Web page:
• Measure out the fig juice and add an equal amount of sugar. Pour this into a clean pot and bring to a simmer. Let this simmer gently for 10 minutes.


  • Pour into sterilized pint jars and seal. Process in boiling water for 15 minutes. The syrup should last at least a year. Keep in the fridge once you open it.


This recipe makes about 1 pint and can be scaled up or down. 


Calories: 112kcal | Carbohydrates: 29g | Protein: 1g | Fat: 1g | Saturated Fat: 1g | Sodium: 2mg | Potassium: 351mg | Fiber: 4g | Sugar: 25g | Vitamin A: 215IU | Vitamin C: 3mg | Calcium: 53mg | Iron: 1mg

Nutrition information is automatically calculated, so should only be used as an approximation.

Tried this recipe? Tag me today!Mention @huntgathercook or tag #hankshaw!

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About Hank Shaw

Hey there. Welcome to Hunter Angler Gardener Cook, the internet’s largest source of recipes and know-how for wild foods. I am a chef, author, and yes, hunter, angler, gardener, forager and cook. Follow me on Instagram and on Facebook.

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Recipe Rating


  1. Oh my goodness this recipe made it so easy, after years of fiddly attempts at fig syrup. I strained the figs through a sieve after the initial cooking process and there were NO SEEDS in the liquid, but I did put it through a muslin bag just to make sure. Hooray! The chickens enjoyed the fig pulp and I made a lovely syrup. I forage for my figs and this year there is a bumper crop around the district and no-one picks them Thank you so much!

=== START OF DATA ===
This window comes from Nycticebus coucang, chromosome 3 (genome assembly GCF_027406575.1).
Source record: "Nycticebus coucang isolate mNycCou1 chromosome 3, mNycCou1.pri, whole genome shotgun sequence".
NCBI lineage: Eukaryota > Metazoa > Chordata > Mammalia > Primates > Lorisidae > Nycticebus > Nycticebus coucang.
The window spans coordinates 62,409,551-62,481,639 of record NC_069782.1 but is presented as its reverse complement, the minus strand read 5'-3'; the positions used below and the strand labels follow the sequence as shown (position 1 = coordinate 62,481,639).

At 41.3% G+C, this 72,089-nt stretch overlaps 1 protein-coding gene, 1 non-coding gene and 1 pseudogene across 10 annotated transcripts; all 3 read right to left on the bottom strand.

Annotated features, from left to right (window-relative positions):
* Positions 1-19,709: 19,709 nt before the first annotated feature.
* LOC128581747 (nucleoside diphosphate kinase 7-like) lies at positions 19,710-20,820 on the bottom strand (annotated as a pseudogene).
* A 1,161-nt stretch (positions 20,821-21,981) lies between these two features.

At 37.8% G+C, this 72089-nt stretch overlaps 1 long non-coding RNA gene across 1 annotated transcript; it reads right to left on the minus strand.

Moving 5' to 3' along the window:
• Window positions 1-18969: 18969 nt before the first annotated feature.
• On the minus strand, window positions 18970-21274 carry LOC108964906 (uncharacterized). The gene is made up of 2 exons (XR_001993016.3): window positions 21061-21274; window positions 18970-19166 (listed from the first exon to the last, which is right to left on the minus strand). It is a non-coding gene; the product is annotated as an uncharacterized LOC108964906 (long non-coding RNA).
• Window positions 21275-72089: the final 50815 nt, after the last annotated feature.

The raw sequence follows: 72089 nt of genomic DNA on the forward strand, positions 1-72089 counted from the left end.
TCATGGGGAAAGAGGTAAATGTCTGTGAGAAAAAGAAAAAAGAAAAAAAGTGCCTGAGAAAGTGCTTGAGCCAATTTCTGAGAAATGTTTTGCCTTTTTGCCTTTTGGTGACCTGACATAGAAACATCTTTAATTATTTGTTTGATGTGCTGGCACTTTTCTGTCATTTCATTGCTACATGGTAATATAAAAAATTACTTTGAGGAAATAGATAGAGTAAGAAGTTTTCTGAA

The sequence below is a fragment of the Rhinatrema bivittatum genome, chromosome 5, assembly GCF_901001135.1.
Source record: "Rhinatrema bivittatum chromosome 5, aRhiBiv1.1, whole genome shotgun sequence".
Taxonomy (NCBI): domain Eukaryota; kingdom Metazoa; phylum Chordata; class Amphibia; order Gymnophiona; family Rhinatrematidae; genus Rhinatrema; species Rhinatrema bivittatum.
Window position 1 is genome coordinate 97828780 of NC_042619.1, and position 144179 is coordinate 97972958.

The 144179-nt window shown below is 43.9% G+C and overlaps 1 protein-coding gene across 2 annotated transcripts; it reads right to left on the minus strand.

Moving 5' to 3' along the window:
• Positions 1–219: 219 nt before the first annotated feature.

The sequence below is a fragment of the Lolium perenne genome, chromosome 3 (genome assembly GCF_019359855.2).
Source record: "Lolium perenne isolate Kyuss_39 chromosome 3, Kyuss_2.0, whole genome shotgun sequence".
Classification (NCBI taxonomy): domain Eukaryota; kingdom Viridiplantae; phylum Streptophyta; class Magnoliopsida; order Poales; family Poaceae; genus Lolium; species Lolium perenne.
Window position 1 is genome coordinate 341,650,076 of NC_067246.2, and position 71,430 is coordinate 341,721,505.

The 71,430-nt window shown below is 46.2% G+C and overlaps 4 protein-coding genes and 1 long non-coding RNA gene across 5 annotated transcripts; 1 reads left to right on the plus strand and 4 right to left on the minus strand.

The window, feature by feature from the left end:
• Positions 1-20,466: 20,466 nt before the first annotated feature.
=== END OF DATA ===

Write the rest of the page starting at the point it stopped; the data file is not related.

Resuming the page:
2. Just to say thank you, I needed a recipe for fig syrup for my great-grandson, who gets constipated. When we were kids it was Syrup of Figs, but to find any without the dreaded sweetener in is very difficult and organic which I’d buy is either too expensive or hard to get in the UK.

    I have a neighbour with a fig tree, so I shall be around there begging. Thank you, I can’t wait to get started. Blessing Sylvia Lerigo.

  3. I’ve always had this confusion when the term equal amount is used. Although in this case it probably doesn’t make a difference. If this were two liquids I would assume equal amount by volume. But with sugar is is equal by weight or volume?

    1. James: In this sort of thing, sugar acts like a liquid. So if you have a pint of liquid, you add a pint of sugar. In this very specific case, since the fig liquid will already be sweet, I normally short the sugar a little, i.e., maybe 7/8 or even 3/4 of a pint of sugar. You need enough to be shelf stable, but using less isn’t a problem if you keep it in the fridge.

  4. I basted the syrup on a 22 pound bone in double smoked ham AND injected the ham with a more liquid fig syrup with cinnamon in it. The seconds and thirds were impressive! I used a juicer to get the juice and keep out the seeds. Good recipe! PS the lemon is important

  5. Awesome! Will give it a try this year! Hey speaking of Jam maybe you can create a Bacon Jam recipe for us to try?